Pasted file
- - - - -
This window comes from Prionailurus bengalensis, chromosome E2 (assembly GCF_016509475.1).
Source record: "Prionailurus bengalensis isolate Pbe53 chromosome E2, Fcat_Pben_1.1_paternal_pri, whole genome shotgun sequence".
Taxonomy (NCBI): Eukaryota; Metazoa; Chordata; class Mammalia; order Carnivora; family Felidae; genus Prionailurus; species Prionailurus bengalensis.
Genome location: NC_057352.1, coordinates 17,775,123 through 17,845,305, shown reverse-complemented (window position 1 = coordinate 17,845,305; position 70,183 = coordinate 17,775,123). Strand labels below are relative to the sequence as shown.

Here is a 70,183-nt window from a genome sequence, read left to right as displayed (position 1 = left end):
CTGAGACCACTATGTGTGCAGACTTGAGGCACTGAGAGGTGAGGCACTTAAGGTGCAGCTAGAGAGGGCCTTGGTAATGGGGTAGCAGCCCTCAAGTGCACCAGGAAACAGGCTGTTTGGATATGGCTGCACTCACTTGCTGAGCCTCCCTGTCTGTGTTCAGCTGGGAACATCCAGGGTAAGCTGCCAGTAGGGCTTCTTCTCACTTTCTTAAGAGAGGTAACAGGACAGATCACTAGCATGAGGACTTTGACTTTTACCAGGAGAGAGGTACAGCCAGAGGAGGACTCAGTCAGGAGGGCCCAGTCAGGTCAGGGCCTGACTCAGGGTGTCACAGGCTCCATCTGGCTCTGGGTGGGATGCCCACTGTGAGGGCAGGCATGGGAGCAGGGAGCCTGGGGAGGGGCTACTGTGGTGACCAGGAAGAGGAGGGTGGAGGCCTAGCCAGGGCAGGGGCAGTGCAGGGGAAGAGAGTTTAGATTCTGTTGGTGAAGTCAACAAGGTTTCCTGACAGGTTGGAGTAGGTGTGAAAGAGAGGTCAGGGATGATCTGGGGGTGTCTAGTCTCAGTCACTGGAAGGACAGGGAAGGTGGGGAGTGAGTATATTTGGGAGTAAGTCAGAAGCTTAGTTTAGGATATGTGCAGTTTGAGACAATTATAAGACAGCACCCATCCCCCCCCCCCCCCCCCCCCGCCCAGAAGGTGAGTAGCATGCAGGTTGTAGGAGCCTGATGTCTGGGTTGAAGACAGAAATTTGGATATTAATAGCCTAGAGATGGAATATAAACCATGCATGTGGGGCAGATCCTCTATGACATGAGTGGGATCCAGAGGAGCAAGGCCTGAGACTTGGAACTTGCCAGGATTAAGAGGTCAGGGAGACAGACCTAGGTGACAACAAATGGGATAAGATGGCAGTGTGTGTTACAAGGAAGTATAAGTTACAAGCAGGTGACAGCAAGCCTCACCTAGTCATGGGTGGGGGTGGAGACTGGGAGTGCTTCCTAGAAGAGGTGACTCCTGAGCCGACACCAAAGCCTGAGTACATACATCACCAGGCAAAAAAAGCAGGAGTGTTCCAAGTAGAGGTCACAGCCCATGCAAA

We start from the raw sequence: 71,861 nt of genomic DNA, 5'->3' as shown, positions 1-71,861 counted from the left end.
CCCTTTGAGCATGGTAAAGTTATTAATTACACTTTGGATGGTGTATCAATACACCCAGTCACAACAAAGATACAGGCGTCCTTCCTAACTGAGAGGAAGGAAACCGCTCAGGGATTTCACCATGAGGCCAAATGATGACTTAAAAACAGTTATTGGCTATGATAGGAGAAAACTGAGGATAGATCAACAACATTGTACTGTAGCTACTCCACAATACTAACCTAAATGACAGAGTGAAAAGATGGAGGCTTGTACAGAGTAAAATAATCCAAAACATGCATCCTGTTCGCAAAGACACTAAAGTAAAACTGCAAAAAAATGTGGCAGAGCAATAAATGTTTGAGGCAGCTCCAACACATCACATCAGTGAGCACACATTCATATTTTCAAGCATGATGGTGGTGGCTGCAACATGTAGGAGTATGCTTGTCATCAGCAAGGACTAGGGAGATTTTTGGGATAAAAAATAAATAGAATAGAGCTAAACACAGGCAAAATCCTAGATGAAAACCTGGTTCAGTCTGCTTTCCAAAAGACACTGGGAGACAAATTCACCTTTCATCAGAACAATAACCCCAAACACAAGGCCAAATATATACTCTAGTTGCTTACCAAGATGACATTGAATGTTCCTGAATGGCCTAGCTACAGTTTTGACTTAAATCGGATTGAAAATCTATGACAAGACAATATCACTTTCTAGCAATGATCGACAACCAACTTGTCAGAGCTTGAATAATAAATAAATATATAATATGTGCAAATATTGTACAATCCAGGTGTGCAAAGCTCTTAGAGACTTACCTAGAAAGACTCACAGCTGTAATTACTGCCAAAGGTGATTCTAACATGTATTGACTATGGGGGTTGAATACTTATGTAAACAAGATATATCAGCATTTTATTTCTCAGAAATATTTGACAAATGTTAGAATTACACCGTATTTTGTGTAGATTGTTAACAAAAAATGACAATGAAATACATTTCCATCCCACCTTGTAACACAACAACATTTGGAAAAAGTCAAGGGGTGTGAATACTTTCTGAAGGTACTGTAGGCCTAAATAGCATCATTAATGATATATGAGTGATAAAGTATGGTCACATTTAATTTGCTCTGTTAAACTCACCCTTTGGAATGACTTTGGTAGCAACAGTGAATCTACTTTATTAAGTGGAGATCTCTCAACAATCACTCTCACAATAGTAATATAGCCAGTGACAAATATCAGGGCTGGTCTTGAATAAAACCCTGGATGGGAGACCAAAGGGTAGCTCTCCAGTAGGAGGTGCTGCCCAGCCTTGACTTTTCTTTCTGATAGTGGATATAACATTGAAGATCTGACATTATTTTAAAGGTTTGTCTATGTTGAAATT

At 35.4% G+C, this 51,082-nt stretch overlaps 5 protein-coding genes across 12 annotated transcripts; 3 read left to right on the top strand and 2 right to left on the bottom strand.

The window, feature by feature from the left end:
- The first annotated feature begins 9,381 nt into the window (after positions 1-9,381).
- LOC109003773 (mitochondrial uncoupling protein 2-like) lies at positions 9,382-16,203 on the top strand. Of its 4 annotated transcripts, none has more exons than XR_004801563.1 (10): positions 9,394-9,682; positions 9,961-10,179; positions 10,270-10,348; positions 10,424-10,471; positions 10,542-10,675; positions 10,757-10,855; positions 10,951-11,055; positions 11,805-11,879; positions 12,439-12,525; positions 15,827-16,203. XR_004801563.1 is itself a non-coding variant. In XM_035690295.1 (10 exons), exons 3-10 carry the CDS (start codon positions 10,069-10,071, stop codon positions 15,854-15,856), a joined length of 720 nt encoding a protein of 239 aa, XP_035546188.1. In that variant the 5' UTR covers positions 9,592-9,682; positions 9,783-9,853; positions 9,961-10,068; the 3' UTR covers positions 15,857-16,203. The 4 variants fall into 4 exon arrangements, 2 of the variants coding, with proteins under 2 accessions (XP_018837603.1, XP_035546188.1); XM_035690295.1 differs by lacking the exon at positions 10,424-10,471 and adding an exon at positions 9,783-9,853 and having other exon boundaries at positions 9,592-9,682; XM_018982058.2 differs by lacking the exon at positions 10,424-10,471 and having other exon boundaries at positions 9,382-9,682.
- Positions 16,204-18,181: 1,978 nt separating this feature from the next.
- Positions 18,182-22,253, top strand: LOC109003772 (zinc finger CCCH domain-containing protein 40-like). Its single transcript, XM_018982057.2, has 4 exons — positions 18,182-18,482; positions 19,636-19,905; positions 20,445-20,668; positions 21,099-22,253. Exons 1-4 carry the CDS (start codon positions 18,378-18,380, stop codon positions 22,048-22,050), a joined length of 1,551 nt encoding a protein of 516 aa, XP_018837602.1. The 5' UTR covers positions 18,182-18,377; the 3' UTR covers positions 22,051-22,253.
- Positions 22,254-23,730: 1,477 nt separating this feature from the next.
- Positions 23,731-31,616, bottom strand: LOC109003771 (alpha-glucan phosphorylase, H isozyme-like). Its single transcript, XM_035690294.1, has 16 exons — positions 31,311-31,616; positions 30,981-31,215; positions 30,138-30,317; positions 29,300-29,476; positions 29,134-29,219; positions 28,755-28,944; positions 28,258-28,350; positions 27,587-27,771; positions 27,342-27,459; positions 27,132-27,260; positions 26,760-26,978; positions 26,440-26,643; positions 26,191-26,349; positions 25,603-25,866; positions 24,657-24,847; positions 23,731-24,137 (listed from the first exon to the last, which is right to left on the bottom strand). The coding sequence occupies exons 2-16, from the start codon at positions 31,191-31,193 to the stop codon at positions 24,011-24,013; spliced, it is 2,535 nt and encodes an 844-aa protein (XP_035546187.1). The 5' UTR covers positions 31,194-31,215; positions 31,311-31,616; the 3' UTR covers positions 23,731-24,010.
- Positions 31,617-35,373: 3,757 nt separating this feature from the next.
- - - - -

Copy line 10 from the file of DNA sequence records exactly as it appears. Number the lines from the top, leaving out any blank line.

The window, feature by feature from the left end: